Stanford Report caught up with one of the Arts Intensive staff assistants, Katherine Disenhof, who’s been with the program for three years, and she agreed to answer a few questions.

Katherine Disenhof, what was your major at Stanford, and what are you doing now, when you aren’t a program assistant?

Major: Human Biology. Minor: Dance. Class of 2012.

I’m working part time as the program coordinator for the Alonzo King LINES Ballet BFA Program at Dominican University while pursuing work as a dancer in the Bay Area.

Which Arts Intensive seminars did you assist with?

During the 2010 and 2011 Arts Intensives, I was a program assistant for the ballet intensive courses that were co-taught by Kristine Elliott and Muriel Maffre. This year I am a program assistant for the modern dance intensive led by Robert Moses [and his dance company Robert Moses’ Kin].

For all three dance-based Arts Intensive courses, we danced about six hours a day. We would begin with a morning technique class and then explore concepts, learn repertory and create work. This schedule is very different from the other Arts Intensive classes, but it is modeled after typical dance intensives that are conducted by major dance studios and companies.

Why is the Arts Intensive valuable for students?

As a whole, September Studies is a terrific opportunity for Stanford students to do something that they rarely get to do: focus exclusively on one subject. Over the course of the program’s three weeks, students from a wide range of academic backgrounds unite to work, create and live together. They learn from established faculty members who are active artists in the local and/or national communities and benefit from the small class sizes.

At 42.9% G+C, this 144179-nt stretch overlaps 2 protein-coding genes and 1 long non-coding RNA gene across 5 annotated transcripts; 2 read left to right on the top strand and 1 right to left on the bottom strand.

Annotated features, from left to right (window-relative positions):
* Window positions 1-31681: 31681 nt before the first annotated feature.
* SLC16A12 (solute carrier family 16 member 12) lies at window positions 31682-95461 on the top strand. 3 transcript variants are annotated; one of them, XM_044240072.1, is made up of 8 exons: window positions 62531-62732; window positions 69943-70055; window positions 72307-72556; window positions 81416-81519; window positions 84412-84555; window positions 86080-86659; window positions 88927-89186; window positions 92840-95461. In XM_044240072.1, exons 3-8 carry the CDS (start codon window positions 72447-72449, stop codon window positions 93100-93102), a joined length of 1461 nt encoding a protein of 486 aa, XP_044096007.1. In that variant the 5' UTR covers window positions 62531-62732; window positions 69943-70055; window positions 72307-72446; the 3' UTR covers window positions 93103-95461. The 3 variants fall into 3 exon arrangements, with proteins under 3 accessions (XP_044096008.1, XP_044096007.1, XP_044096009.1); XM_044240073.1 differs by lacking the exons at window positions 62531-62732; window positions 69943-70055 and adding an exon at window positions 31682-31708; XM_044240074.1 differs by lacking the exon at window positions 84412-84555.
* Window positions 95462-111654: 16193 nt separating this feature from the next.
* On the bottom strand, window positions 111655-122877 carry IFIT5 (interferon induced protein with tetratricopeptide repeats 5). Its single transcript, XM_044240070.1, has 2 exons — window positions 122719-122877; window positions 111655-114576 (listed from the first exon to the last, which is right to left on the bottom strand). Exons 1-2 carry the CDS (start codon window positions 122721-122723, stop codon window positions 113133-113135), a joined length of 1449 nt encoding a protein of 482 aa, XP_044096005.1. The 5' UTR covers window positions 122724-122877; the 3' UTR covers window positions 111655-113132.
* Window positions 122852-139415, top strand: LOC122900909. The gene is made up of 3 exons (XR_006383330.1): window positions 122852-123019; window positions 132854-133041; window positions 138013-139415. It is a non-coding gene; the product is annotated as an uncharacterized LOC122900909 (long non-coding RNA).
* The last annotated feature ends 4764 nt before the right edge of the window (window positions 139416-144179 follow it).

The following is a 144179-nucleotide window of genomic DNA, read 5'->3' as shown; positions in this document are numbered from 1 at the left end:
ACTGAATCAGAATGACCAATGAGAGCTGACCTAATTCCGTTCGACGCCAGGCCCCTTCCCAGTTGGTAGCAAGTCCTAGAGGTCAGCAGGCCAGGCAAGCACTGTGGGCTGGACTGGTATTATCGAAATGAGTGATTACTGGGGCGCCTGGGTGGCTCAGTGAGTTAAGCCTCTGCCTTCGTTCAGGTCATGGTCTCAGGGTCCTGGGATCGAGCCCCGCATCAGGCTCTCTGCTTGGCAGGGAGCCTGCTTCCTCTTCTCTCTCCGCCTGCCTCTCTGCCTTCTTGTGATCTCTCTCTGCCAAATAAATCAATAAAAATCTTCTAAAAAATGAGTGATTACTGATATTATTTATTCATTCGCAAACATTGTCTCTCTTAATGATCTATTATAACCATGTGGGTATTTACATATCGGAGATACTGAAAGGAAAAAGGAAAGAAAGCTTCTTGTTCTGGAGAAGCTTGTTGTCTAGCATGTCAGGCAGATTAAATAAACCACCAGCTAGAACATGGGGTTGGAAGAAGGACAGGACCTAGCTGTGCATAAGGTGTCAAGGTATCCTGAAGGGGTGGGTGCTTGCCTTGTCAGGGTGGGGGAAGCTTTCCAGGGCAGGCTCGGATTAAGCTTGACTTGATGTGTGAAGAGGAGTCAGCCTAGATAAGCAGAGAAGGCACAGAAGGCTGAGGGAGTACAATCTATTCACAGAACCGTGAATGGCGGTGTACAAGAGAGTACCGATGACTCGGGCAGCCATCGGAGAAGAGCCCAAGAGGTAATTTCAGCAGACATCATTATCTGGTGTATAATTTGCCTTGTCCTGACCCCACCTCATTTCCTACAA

Dance is not something you can learn sporadically or from afar – it requires you to get in the studio, concentrate and sweat. Arts Intensive gives students the time and guidance to develop as dancers at an exciting rate.

Did your experience with the Arts Intensive change your education path?

My experience in Arts Intensive definitely gave me the confidence to pursue the arts more rigorously at Stanford. The strong communities and collaborations that occurred during the program inspired me to try and create a similar experience for myself during the academic year. Because of Arts Intensive, I challenged myself to pursue my dance minor as if it were a major, collaborate with students from other artistic genres and continue being an advocate/leader for the arts at Stanford.

Any concluding remarks?

Honestly, my weeks in Arts Intensive were the weeks when I felt most comfortable with myself at Stanford. Each night I’d fall asleep, head buzzing with inspiration and body exhausted from a full day of dancing. I felt supported and validated as an artist at Stanford. Within the Arts Intensive community, I didn’t have to defend my identity as a dancer. I didn’t have to explain that dance wasn’t an “extracurricular” or a “hobby” – my fellow Arts Intensive students understood my passion for the arts and understood that it could be a career pursued with the same rigor as traditional academic subjects.